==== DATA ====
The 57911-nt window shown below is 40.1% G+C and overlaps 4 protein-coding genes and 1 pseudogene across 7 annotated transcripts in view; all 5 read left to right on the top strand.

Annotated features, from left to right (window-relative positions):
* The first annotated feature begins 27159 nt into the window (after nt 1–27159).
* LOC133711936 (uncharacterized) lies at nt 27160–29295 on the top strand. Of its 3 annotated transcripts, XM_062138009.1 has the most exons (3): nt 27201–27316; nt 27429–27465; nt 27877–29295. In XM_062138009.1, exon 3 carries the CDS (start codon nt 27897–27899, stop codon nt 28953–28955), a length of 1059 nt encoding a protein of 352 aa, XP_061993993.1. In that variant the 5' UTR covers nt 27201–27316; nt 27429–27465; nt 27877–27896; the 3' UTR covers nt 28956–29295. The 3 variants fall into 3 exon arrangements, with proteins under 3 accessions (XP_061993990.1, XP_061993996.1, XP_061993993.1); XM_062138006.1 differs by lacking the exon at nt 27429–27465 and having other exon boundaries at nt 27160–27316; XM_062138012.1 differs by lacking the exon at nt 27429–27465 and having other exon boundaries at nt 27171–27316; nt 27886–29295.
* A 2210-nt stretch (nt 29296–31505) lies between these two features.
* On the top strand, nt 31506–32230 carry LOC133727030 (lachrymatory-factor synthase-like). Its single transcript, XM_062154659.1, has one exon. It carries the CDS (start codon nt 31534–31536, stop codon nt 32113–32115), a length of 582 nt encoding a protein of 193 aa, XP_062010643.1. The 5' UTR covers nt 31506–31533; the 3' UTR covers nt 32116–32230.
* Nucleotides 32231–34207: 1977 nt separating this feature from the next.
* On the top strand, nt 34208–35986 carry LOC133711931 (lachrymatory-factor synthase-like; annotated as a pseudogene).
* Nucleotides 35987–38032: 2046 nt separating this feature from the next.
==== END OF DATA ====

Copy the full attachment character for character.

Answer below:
The 57911-nt window shown below is 40.1% G+C and overlaps 4 protein-coding genes and 1 pseudogene across 7 annotated transcripts in view; all 5 read left to right on the top strand.

Annotated features, from left to right (window-relative positions):
* The first annotated feature begins 27159 nt into the window (after nt 1–27159).
* LOC133711936 (uncharacterized) lies at nt 27160–29295 on the top strand. Of its 3 annotated transcripts, XM_062138009.1 has the most exons (3): nt 27201–27316; nt 27429–27465; nt 27877–29295. In XM_062138009.1, exon 3 carries the CDS (start codon nt 27897–27899, stop codon nt 28953–28955), a length of 1059 nt encoding a protein of 352 aa, XP_061993993.1. In that variant the 5' UTR covers nt 27201–27316; nt 27429–27465; nt 27877–27896; the 3' UTR covers nt 28956–29295. The 3 variants fall into 3 exon arrangements, with proteins under 3 accessions (XP_061993990.1, XP_061993996.1, XP_061993993.1); XM_062138006.1 differs by lacking the exon at nt 27429–27465 and having other exon boundaries at nt 27160–27316; XM_062138012.1 differs by lacking the exon at nt 27429–27465 and having other exon boundaries at nt 27171–27316; nt 27886–29295.
* A 2210-nt stretch (nt 29296–31505) lies between these two features.
* On the top strand, nt 31506–32230 carry LOC133727030 (lachrymatory-factor synthase-like). Its single transcript, XM_062154659.1, has one exon. It carries the CDS (start codon nt 31534–31536, stop codon nt 32113–32115), a length of 582 nt encoding a protein of 193 aa, XP_062010643.1. The 5' UTR covers nt 31506–31533; the 3' UTR covers nt 32116–32230.
* Nucleotides 32231–34207: 1977 nt separating this feature from the next.
* On the top strand, nt 34208–35986 carry LOC133711931 (lachrymatory-factor synthase-like; annotated as a pseudogene).
* Nucleotides 35987–38032: 2046 nt separating this feature from the next.